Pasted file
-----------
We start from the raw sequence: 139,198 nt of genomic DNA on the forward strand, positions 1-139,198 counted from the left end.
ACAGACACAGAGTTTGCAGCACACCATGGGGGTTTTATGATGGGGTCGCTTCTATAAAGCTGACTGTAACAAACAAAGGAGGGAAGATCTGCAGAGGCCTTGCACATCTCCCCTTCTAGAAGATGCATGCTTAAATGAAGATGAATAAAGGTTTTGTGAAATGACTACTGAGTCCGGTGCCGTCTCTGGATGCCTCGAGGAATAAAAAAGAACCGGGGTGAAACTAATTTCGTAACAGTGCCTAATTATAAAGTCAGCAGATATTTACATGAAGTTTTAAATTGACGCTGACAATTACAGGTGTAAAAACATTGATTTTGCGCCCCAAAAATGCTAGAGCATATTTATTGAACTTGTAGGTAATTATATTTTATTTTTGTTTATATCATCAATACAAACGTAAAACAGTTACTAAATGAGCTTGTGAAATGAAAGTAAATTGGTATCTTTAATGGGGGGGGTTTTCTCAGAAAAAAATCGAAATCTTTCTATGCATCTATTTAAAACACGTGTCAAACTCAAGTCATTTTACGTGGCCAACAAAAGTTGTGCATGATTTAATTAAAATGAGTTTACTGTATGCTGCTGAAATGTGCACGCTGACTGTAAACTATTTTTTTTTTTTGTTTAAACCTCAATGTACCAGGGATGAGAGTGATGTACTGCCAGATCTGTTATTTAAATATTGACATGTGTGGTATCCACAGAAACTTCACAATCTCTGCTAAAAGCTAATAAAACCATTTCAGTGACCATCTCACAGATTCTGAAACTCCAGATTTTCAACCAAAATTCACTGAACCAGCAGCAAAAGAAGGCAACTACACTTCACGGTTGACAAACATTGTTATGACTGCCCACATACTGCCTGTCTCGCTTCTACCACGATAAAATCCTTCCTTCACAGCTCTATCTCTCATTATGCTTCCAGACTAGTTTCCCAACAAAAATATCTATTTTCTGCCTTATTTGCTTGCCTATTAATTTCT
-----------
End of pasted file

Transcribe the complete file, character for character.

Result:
We start from the raw sequence: 139,198 nt of genomic DNA on the forward strand, positions 1-139,198 counted from the left end.
ACAGACACAGAGTTTGCAGCACACCATGGGGGTTTTATGATGGGGTCGCTTCTATAAAGCTGACTGTAACAAACAAAGGAGGGAAGATCTGCAGAGGCCTTGCACATCTCCCCTTCTAGAAGATGCATGCTTAAATGAAGATGAATAAAGGTTTTGTGAAATGACTACTGAGTCCGGTGCCGTCTCTGGATGCCTCGAGGAATAAAAAAGAACCGGGGTGAAACTAATTTCGTAACAGTGCCTAATTATAAAGTCAGCAGATATTTACATGAAGTTTTAAATTGACGCTGACAATTACAGGTGTAAAAACATTGATTTTGCGCCCCAAAAATGCTAGAGCATATTTATTGAACTTGTAGGTAATTATATTTTATTTTTGTTTATATCATCAATACAAACGTAAAACAGTTACTAAATGAGCTTGTGAAATGAAAGTAAATTGGTATCTTTAATGGGGGGGGTTTTCTCAGAAAAAAATCGAAATCTTTCTATGCATCTATTTAAAACACGTGTCAAACTCAAGTCATTTTACGTGGCCAACAAAAGTTGTGCATGATTTAATTAAAATGAGTTTACTGTATGCTGCTGAAATGTGCACGCTGACTGTAAACTATTTTTTTTTTTTGTTTAAACCTCAATGTACCAGGGATGAGAGTGATGTACTGCCAGATCTGTTATTTAAATATTGACATGTGTGGTATCCACAGAAACTTCACAATCTCTGCTAAAAGCTAATAAAACCATTTCAGTGACCATCTCACAGATTCTGAAACTCCAGATTTTCAACCAAAATTCACTGAACCAGCAGCAAAAGAAGGCAACTACACTTCACGGTTGACAAACATTGTTATGACTGCCCACATACTGCCTGTCTCGCTTCTACCACGATAAAATCCTTCCTTCACAGCTCTATCTCTCATTATGCTTCCAGACTAGTTTCCCAACAAAAATATCTATTTTCTGCCTTATTTGCTTGCCTATTAATTTCT